Tezos, the generic self amending crypto-ledger

in #crypto-news5 years ago (edited)

What is Tezos?

Tezos is a generic technology which it's developers claim can intatiate any blockchain ledger. The developers claim that it can represent Bitcoin, Ethereum, Cryptonote and perhaps more. How does it accomplish this? It appears to have a modular design and is totally programmable. Tezos could be a next generation blockchain technology to compete with Tauchain and it is worth taking a very close look at.

Some details on how Tezos works

Tezos uses purely functional programming (Ocaml to be specific) and in terms of governing it takes a similar approach to Tauchain. A quote from the whitepaper states:

Most importantly, Tezos supports meta upgrades: the protocols can evolve by amending their own code. To achieve this, Tezos begins with a seed protocol defining a procedure for stakeholders to approve amendments to the protocol, including amendments to the voting procedure itself. This is not unlike philosopher Peter Suber’s Nomic[4], a game built around a fully introspective set of rules.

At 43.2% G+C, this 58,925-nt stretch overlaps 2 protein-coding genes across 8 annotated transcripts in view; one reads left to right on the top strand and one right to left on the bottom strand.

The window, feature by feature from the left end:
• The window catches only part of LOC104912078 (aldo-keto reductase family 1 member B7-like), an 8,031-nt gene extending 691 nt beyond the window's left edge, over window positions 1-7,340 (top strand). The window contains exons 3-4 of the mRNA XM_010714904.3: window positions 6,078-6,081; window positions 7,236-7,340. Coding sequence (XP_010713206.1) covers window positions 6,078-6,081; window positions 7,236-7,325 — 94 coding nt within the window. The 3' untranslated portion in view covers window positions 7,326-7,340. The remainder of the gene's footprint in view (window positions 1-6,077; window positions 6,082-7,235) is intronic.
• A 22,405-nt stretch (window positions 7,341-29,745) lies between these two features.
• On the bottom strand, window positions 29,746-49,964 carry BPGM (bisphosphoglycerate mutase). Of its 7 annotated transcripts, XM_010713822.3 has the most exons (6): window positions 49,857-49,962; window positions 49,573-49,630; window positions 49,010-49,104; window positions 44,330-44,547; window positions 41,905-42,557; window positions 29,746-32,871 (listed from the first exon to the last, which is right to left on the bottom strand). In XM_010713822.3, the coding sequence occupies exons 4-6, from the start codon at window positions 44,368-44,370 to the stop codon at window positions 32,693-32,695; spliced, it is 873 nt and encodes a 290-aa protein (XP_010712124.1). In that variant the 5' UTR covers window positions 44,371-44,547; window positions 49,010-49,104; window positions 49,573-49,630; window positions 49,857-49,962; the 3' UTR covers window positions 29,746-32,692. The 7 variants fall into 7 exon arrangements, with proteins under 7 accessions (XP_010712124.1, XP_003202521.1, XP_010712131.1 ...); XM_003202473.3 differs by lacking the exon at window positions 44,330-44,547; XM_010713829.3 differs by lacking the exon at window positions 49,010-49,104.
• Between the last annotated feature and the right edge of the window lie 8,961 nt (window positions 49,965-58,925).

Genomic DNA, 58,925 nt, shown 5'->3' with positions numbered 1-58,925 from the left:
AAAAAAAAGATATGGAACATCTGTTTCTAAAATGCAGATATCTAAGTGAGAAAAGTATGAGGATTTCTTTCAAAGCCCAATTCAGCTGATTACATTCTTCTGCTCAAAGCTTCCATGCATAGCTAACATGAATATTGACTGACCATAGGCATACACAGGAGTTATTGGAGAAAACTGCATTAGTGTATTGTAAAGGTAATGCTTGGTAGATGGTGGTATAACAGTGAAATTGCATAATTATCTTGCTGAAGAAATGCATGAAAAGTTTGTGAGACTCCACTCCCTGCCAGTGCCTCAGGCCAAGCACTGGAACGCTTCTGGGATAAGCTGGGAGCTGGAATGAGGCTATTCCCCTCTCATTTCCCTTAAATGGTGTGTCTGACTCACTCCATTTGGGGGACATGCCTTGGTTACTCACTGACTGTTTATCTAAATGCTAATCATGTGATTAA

This is a very important design decision among others by the Tezos developers. First they went with a functional programming languange but not just any. They chose Ocaml which has strong typing, and is one of the better functional programming languages they could have chosen in terms of security and ease of development. This gives Tezos an immediate advantage over something such as Ethereum with Solidity but there is also another critical design decision which is they put a focus on long term evolvability by putting in place a Nomic style of governance.

The under appreciated benefits of the choice of a Nomic layer

Tauchain will also be using this Nomic style of governance and one of the major practical benefits to this is that it's entirely self defining yet has the potential to be stable. The way a Nomic style governance system works is that the initial participants decide on the rules for making rules, and through that there can be a process which can lead to future design decisions and or governance.

Rationalia is a basis for governance recently popularized by Neil Degrasse Tyson with this statement:

“All policy shall be based on the weight of evidence”